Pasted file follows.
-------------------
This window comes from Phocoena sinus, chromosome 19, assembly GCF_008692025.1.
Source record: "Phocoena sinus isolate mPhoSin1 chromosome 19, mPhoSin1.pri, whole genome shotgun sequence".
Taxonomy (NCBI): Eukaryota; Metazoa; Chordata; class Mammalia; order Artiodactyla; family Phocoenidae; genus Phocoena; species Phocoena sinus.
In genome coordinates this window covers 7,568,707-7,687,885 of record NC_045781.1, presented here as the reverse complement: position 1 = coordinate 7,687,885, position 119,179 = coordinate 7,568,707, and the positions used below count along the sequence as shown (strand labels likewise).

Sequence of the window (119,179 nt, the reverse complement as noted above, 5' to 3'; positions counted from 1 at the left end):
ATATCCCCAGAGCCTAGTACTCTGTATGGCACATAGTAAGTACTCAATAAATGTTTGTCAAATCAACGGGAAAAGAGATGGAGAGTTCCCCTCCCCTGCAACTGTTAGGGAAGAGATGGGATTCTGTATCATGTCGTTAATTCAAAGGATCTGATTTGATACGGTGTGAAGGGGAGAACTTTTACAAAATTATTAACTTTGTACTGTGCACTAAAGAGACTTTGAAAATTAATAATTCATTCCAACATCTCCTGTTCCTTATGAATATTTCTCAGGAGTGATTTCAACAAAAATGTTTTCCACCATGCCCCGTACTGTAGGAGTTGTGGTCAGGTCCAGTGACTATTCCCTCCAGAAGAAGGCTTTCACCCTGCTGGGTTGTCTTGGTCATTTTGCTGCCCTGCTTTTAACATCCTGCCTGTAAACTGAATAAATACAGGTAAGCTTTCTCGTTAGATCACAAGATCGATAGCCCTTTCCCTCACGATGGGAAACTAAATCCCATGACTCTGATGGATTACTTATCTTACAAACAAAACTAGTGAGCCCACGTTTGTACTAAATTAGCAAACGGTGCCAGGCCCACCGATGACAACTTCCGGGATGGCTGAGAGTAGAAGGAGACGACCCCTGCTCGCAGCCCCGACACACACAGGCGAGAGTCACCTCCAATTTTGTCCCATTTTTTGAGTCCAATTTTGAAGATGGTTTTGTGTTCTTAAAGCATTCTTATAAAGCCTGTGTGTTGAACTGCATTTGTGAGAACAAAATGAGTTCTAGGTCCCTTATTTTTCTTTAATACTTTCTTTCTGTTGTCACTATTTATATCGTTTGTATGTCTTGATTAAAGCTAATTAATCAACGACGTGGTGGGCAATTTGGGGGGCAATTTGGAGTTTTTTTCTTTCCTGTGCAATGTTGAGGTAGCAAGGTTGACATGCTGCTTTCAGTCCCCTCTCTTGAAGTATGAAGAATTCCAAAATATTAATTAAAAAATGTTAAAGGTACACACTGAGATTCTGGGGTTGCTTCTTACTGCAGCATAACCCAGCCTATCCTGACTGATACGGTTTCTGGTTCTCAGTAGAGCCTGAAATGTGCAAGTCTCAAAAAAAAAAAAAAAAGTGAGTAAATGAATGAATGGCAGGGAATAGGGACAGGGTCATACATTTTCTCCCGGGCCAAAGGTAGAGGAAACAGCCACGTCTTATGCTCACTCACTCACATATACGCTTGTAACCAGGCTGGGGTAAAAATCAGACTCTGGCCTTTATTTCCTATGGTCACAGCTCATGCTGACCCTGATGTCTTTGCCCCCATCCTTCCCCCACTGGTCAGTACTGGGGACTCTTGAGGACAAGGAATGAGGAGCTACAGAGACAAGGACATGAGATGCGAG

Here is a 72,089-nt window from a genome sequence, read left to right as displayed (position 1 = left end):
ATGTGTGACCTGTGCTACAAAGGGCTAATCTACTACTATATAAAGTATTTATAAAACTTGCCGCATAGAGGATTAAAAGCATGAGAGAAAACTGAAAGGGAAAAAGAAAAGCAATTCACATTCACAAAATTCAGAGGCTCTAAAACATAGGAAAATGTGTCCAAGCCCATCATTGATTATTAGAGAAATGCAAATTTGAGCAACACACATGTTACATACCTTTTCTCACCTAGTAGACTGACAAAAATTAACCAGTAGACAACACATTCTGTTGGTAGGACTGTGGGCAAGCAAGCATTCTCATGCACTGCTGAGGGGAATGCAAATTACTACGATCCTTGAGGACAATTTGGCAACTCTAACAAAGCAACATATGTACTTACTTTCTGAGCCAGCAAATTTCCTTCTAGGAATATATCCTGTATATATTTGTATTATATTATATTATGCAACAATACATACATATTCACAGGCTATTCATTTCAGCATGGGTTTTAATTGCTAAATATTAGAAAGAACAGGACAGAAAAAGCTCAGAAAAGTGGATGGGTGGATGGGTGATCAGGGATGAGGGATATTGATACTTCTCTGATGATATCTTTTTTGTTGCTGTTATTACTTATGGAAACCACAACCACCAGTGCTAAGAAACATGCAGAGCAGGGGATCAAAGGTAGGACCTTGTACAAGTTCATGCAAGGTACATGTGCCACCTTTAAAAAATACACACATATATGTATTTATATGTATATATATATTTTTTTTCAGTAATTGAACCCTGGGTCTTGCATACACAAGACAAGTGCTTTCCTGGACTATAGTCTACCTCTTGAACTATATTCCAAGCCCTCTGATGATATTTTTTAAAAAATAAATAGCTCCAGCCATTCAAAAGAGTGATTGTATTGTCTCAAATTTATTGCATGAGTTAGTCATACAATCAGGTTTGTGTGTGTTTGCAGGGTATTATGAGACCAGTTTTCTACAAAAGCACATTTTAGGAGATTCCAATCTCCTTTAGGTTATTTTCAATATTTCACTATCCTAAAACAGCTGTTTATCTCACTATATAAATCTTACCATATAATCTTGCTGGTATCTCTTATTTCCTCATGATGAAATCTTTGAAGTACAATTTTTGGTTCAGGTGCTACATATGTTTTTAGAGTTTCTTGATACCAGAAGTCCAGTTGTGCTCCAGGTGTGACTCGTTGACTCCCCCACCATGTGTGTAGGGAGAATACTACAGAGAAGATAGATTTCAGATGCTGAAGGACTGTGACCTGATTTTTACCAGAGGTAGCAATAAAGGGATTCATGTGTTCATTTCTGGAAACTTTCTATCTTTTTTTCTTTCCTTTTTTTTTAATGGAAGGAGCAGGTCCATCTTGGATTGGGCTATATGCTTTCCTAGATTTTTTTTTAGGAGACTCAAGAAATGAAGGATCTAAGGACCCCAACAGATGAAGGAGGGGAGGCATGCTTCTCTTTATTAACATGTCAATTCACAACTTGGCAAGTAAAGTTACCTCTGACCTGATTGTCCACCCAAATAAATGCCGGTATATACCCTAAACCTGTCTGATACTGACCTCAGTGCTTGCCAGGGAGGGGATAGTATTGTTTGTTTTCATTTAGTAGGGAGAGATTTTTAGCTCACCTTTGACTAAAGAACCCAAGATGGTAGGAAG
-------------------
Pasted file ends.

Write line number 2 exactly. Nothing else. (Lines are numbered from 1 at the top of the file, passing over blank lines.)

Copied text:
Source record: "Phocoena sinus isolate mPhoSin1 chromosome 19, mPhoSin1.pri, whole genome shotgun sequence".